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Fort Lee mayor takes more measured tone after meeting with Christie

By Catherine E. Shoichet, CNN
updated 5:01 AM EST, Fri January 10, 2014
STORY HIGHLIGHTS
  • On Wednesday, Mayor Mark Sokolich said "traffic Armageddon" put his town in harm's way
  • The Fort Lee mayor said Gov. Chris Christie shouldn't bother saying sorry to him
  • Now he says he accepts Christie's apology and takes him at his word

(CNN) -- What a difference a day makes.

On Wednesday, Fort Lee Mayor Mark Sokolich seemed outraged after learning that New Jersey Gov. Chris Christie's appointees had apparently targeted his town as part of a political vendetta, orchestrating traffic jams because he hadn't endorsed the governor.

"I'm actually rooting that the highest elected official in the state of New Jersey isn't involved in this, but I will tell you, I'm beginning to question my judgment," he said, saying that the traffic snarls caused by lane closures on the George Washington Bridge "put my town in harm's way."

Asked by CNN's Wolf Blitzer whether he would accept a phone call apologizing from Christie, Sokolich said the governor shouldn't bother.

Christie: I fired Kelly because she lied
New Jersey Gov. Chris Christie is embroiled in unfolding controversies over alleged political payback. The primary scandal involves suggestions key aides and supporters orchestrated traffic gridlock around the George Washington Bridge in Fort Lee last year to punish that town's mayor for not endorsing Christie's reelection. A separate controversy involves a federal watchdog's review of whether Christie improperly used Superstorm Sandy funds to produce tourism ads starring him and his family. New Jersey Gov. Chris Christie is embroiled in unfolding controversies over alleged political payback. The primary scandal involves suggestions key aides and supporters orchestrated traffic gridlock around the George Washington Bridge in Fort Lee last year to punish that town's mayor for not endorsing Christie's reelection. A separate controversy involves a federal watchdog's review of whether Christie improperly used Superstorm Sandy funds to produce tourism ads starring him and his family.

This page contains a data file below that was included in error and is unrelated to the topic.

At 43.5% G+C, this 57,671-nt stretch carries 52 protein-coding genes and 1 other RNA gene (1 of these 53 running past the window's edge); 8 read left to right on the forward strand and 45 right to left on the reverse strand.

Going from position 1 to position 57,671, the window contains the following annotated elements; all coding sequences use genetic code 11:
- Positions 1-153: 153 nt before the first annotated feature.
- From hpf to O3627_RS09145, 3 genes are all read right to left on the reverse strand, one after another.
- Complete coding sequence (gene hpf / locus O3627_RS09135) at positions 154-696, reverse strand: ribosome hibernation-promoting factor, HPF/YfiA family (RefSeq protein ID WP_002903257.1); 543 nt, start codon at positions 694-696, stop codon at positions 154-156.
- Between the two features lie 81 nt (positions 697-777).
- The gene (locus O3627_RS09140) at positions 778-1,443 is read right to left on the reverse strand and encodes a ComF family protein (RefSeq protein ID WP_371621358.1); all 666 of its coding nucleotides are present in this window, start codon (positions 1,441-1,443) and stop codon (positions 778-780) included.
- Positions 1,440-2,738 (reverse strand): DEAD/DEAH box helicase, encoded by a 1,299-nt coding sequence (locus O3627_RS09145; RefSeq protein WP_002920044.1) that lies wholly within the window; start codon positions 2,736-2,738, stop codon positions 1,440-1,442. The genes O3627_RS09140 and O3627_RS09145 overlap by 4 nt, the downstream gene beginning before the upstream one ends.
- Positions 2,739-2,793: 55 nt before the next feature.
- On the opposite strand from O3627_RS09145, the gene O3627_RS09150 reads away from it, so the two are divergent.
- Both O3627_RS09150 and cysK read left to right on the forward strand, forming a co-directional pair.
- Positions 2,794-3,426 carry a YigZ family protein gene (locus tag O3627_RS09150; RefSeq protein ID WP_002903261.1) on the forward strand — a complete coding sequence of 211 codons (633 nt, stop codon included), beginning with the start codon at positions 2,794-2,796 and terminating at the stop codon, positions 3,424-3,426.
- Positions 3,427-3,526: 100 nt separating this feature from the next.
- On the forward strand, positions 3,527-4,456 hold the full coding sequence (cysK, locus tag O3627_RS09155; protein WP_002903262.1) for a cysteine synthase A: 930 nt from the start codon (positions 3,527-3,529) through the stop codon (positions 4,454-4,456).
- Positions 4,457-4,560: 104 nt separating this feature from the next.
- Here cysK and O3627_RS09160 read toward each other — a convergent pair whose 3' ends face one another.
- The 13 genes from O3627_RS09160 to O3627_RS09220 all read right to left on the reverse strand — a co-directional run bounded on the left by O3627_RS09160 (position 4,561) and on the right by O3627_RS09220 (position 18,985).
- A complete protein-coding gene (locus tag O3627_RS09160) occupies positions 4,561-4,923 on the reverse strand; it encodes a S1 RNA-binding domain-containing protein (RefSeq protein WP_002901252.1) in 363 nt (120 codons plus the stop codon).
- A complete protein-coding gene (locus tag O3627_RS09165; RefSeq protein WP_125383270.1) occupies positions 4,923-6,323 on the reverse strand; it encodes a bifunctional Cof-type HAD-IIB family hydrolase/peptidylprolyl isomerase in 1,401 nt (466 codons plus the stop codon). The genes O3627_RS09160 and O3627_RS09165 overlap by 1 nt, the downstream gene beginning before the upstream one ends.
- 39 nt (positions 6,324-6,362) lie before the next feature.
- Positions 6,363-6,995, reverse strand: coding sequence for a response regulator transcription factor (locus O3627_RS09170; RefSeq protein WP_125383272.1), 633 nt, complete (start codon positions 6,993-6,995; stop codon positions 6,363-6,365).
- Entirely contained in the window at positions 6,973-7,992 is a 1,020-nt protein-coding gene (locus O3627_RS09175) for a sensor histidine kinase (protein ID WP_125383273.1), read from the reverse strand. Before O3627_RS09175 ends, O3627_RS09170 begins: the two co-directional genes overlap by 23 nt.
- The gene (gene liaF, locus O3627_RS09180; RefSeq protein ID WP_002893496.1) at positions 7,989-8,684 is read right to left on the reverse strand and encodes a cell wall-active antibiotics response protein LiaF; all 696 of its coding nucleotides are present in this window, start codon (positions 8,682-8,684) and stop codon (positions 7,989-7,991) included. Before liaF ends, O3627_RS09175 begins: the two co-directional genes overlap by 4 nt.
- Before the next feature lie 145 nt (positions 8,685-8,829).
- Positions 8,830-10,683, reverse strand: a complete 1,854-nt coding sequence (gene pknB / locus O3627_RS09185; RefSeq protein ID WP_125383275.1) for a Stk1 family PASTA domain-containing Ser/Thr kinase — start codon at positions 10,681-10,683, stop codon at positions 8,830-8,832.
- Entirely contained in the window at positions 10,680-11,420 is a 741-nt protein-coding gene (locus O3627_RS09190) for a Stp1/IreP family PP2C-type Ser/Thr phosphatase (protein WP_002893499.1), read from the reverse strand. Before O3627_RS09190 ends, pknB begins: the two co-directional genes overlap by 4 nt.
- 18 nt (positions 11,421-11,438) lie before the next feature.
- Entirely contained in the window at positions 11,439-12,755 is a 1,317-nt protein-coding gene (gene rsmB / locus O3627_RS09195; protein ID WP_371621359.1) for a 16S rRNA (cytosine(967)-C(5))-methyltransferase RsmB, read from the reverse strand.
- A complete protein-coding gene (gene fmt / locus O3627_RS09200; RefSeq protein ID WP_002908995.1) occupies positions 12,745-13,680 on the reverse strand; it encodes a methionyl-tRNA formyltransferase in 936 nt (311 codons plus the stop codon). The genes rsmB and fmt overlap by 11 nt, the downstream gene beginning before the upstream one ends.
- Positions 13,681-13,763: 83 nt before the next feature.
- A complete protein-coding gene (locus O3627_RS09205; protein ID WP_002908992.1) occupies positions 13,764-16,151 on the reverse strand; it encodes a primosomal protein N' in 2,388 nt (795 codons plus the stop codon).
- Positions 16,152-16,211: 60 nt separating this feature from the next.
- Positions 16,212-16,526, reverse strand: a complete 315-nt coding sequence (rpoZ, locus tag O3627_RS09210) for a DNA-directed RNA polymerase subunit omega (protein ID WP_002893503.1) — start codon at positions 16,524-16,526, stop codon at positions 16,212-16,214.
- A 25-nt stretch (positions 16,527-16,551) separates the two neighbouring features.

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"Do me a favor, don't call me, but call the families who were waiting three, four times longer for emergency services when their loved ones were having heart palpitations or when their loved ones had extreme chest pains and were waiting for our ambulance corps to arrive," he said. "Do me a favor, call and apologize to thousands of families whose kids were late for the first day of school and the three or four days that ensued thereafter. Call our police department. Call our administrators in the school system that had to deal with this. Call the folks that had to deal with traffic Armageddon that week. Don't call me."

Even as Christie publicly apologized at a press conference Thursday, Sokolich said he didn't want the governor to come to his town before an investigation into the matter was complete.

"It would appear that there is still some untold chapters here," he said, "and we wouldn't want him to expend gas unnecessarily."

Sokolich said he welcomed the apology, but didn't need to hear it in person -- yet.

"To do it now in light of what's transpired over the last 24 hours, it's just going to cause more chaos in Fort Lee. We don't need it at this point. And I've got to tell you, I think he ought to wait for this investigation to conclude, otherwise we're going to be spending a lot of gas coming up and down the turnpike."

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But later in the day Thursday, after meeting with Christie, he struck a more measured tone.

"I'm glad he came. I take him for his word, which is he had nothing to do with it. And I said this once, I said this 100 times. We in Fort Lee are not rooting for facts to, you know, come about and surface that would suggest in some shape or form that he was involved in it. We take him for his word."

Sokolich described his meeting with Christie as "productive" and "cordial."

"I accepted his apology. Yes I did. .... When I was also speaking to you folks while the governor was conducting his press conference, I had indicated that, you know, maybe it wouldn't be productive (for him) to come up now, and I explained to the governor that wasn't to be disrespectful. It was just to -- wouldn't it make more sense to do this once the investigation was concluded? " Sokolich said. "The governor respectfully insisted, and we certainly would welcome any governor, and especially our governor .... with open arms, as we did."

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